While the headline figures put oil and gas at 80% of Government revenue and around 15% of GDP, almost all of the rest of the foreign-exchange earning exporting economy is re-labled oil and gas: methanol exports (based on free gas); aluminum smelting (based on free gas as Oman produces no bauxite); steel (yep, yet more free gas and no decent domestic iron ore either). And all the industrial activity around servicing the oil and gas sector plus the Government multiplies to make GDP look much better than it really is.

Remember this OR150 per person per month has to pay for everything: the military & ROP*, the free schools & hospitals, all the Government salaries, the infrastructure investments, and the subsidised power (cost: $0.5bln) and petrol (cost: $1.5bln).

Al Jazeera ..."We want to see the benefit of our oil wealth distributed evenly to the population," one protester yelled over a loudhailer near the port.

"We want to see a scale-down of expatriates in Oman so more jobs can be created for Omanis."



I'm afraid these people asking for free stuff, big salaries, leave, etc are misguided: the Omani people are already getting the oil money and then some. It's OR150/mnth. If the country is to survive the current 2%+ population growth rate, the non-oil real economy has to grow exponentially, and this means Omanis working hard in real jobs that create value in the international market place as well as replacing the imported service and construction sector labour markets.

A few dates and fish won't buy very many Lexus.

The Expats are, 95% (?99%?) of them I'd guess, all doing jobs that Omanis:
1/ won't do (house maids, construction, massage)
2/ won't do for anything close to OR100 rial a month (tourism, retail, Ruwi light industrial)
3/ mainly can't do (skilled labour), or might do but generally at a far worse performance level for more money

Wholesale short-term replacement of such people by Omanis will devastate those few parts of the economy that are not oil and gas dominated.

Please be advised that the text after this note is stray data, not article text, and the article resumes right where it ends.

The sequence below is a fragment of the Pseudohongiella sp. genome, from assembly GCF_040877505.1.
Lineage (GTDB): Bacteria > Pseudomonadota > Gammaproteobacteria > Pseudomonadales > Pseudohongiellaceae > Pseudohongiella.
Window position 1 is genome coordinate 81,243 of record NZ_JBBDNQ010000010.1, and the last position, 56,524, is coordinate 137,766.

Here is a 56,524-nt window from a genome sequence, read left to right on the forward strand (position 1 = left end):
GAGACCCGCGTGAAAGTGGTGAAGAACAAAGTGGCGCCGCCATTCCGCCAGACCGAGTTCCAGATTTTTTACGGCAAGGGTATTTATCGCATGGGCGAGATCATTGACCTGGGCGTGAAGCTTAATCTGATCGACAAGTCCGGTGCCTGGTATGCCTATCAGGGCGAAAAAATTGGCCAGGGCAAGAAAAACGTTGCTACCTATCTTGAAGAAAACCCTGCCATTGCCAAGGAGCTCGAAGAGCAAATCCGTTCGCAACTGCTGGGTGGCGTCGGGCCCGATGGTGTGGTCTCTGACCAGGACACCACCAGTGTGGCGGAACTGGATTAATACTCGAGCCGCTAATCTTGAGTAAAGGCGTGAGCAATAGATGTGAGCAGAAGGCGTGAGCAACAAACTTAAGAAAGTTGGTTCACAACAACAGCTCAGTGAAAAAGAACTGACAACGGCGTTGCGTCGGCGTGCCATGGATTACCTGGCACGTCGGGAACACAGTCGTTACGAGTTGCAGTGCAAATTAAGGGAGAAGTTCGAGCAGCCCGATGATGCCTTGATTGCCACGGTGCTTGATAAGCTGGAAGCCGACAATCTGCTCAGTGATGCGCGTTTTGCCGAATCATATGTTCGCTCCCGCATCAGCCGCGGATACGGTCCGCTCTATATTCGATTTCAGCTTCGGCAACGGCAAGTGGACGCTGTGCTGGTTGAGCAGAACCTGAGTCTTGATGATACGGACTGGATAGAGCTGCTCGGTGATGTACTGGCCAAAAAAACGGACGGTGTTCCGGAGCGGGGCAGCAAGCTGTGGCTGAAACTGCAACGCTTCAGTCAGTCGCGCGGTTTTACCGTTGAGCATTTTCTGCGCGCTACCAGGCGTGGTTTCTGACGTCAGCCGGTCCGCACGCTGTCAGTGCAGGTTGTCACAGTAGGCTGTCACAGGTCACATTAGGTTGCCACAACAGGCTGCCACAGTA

*In 2007 Oman was
ranked #1 in the world
for Military expenditure as a % of GDP. (#2 was Qatar, #3 Saudi, BTW)



Bottom's up Oil revenue estimates
According to Raoul Restucci, Petroleum Development Oman's Managing Director, in his 2011 media brief in February, PDO produced around 650,000 bbls per day in 2010. Adding production from Occidental and a few small payers, Oman in total produces around 870,000 bbls/d, and the Minister of Oil and Gas, Dr. Rumhi recently forecast continued production growth in 2011 to 900k.

But this is gross production, and is not all exported. Oman consumes around 80,000 bbls per day, according to industry analysts Business Monitor International and the CIA factbook. And let's assume 5,000bbl/d is consumed by producers as fuel oil.

So this brings crude exports down to 815k/d.

Plus, it's safe to assume Oman's foreign partners take a piece of the exports too, at least 10% (although they have a 40% shareholding in PDO, and 80% of Oxy's Mukhaisna development, the Government applies heavy additional taxes on this production, probably at a rate of over 80%). So I'll assume a net foreign take for 2011 of 90k/d.

This brings Oman's share to around 725k/d. Of this, around 130,000 bbl/d is refined in Sohar and exported as refined product, but international 'crack spreads' (the difference between crude cost and product prices) are pretty low and the refinery is not working as well as the best, so a $5/bbl spread seems reasonable. This then only 'adds' around 2.5% to the 150k/d, bringing net Omani exports up to 729k/d.

But the oil is not produced for free remember. According to the 2011 Government Budget, RO943mln is budgeted for oil production costs. Assuming a 60% government share, this means 2011 expenditure of $4.1bln. While the foreign interests will pay the remaining 40% in 2011, remember that eventually they will recover these costs, so we may as well assume for our purposes that the entire $4.1bln is the cost to Oman of the oil.

Assuming an average price of $80 this means Oman would get 729k/d * 365 days * $80 per bbl - $4.1bln (costs) = $17.2bln. But at the Government $58 oil price, this = $11.3 bln Still about $1bln more than the net Government figure less costs.

End Note for dedicated readers:

Photo: His Majesty Sultan Qaboos.


I'm told His Majesty gets a % of oil from the foreign take, rumoured to be around 15% of the 90kb/d, so a nice $400mln or so per annum at $80/bbl, from which he pays most of his own expenses. That's just OR5 rial per person per month, which I think most Omanis would say is a bargain.


Coming soon: Oman's Industrial-lead growth strategy

30 comments:

  1. Lots of topics in one post
    – look at total GDP – probably around 60billion dollars in 2011 – and work that out per person and do some number crunching based on that https://www.cia.gov/library/publications/the-world-factbook/geos/mu.html .

    There is always a black hole in Omans budget of unexplained discrepancies.

    Makki felt that a difference in the foreign workers that the ministry of Manpower had registered (1,065,158 as of end-March 2010 http://gulfnews.com/news/gulf/oman/oman-s-expatriate-workforce-crosses-one-million-mark-1.617085) with total number of foreigners his own ministry census figures shows 742,994 (http://www.omancensus.net/new/images/stories/docs/2010_Preliminary_Results.pdf this of course is working men & women, non working spouses and any children)